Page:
Vaccine distribution in North Carolina is moving along at a steady pace. As of March 22, 14.1 percent of the state’s total population has been fully vaccinated.
North Carolina entered Group 4 of vaccine distribution on March 17 for people with high-risk medical conditions. On April 7, the rest of Group 4 will open. This includes faculty, staff and student employees not yet vaccinated, as well as students living in congregate housing both on and off-campus.
For more information about the COVID-19 vaccine, check out this Q&A from UNC's virtual vaccine town hall.
To find out where to get vaccinated in Chapel Hill and the Triangle area, check out this list.
The University also announced last week that it would open a vaccination clinic on campus, so it may become easier for students to get vaccinated in the coming weeks and months. While students will not be required to get the COVID-19 vaccine, it is strongly encouraged.
But "vaccine guilt" is making some young people are hesitant to get the vaccine, thinking they should give up their spot to make room for others instead.
If you are eligible for the vaccine, you should get it — even if you think you don’t deserve it as much as someone else. There’s no reason to believe that if you forgo the vaccine, it will go to someone who is at higher risk. In fact, it may result in a wasted dose.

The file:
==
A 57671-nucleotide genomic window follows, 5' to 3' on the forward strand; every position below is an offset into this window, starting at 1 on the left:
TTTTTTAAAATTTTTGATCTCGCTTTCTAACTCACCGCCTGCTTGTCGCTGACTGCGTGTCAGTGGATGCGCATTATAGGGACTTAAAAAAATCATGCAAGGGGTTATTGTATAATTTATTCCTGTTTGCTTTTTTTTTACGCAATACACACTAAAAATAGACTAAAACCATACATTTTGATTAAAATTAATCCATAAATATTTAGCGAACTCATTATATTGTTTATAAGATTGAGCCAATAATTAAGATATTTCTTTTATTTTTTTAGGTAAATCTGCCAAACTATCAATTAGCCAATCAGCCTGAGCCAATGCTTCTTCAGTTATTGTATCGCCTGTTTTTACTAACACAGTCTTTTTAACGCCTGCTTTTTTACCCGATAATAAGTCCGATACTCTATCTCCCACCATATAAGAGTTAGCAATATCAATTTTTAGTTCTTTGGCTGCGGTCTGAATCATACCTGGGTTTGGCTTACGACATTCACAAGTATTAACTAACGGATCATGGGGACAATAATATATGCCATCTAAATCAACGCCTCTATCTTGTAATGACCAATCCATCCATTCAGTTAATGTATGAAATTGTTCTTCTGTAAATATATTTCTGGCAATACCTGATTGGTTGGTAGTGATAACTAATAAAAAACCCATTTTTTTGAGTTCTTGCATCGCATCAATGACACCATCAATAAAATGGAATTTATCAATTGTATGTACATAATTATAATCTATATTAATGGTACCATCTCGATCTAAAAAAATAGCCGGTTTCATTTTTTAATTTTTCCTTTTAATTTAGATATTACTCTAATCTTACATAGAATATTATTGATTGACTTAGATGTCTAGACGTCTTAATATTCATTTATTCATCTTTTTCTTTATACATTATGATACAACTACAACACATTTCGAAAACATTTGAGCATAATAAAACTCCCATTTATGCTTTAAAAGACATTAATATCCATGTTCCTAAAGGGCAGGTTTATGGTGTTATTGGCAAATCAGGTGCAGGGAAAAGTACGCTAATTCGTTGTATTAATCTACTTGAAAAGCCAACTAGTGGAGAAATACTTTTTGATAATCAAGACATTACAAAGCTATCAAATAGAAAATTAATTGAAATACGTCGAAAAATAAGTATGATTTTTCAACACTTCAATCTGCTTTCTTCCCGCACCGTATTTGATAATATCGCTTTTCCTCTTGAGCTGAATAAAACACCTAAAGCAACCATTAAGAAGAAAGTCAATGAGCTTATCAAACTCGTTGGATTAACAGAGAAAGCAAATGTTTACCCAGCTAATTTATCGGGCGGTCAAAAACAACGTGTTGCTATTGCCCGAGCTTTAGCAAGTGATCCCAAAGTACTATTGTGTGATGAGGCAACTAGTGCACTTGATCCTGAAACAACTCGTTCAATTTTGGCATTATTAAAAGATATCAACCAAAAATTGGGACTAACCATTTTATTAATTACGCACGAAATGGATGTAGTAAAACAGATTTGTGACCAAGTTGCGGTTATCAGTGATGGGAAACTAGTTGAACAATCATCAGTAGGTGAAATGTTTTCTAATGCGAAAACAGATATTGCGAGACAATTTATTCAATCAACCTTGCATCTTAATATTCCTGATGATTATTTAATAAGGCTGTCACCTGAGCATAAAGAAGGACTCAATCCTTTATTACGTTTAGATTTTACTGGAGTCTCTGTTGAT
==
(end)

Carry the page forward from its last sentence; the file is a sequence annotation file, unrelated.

And while younger people generally may not be as vulnerable to COVID-19, we are more likely to spread it to others. Data show that adults aged 20 to 49 were responsible for the vast majority of COVID-19 transmission last year, with those aged 20 to 34 contributing to 34.7 percent of virus transmission.
Colleges and universities, in particular, have become hot spots for virus transmission — and campus outbreaks are often directly connected with infection peaks in surrounding towns and counties.
So by getting vaccinated, you’re not just protecting yourself — you’re protecting the people around you, too.
Experts have estimated that 70 to 90 percent of the population must be vaccinated in order to achieve herd immunity. Herd immunity is the point at which enough people are immune to a virus that it no longer easily spreads through a population. But this is only possible if everyone does their part.
With a vaccine clinic opening up on campus, students will soon have increased access to the vaccine — something that is not necessarily afforded to marginalized groups or those living in rural areas.
But if you’re still feeling guilty, here are some ways you can help with vaccine distribution:
- Sign up to volunteer at a vaccination event in your county.
- You can also sign up with VacCorps, a nonprofit that connects volunteers with vaccination centers across North Carolina.
- Sign up for Carolina COVID-19 Student Services Corps.
- If you're a Spanish speaker, sign up to volunteer at the Friday Center and Hillsborough vaccine clinics through UNC Health.
- Encourage friends, family and housemates to get vaccinated whenever possible, and help them find an appointment if they're having any trouble.
Every time someone gets vaccinated, we move one step closer to herd immunity and reducing community spread.
However, that doesn't make it OK to manipulate the system or cut the line — it's still important to wait your turn. And with President Joe Biden's recent announcement that all U.S. adults will be eligible for a vaccine by May 1, you shouldn't have to wait much longer.
Take advantage of the resources soon to be on campus, and get vaccinated as soon as you can.
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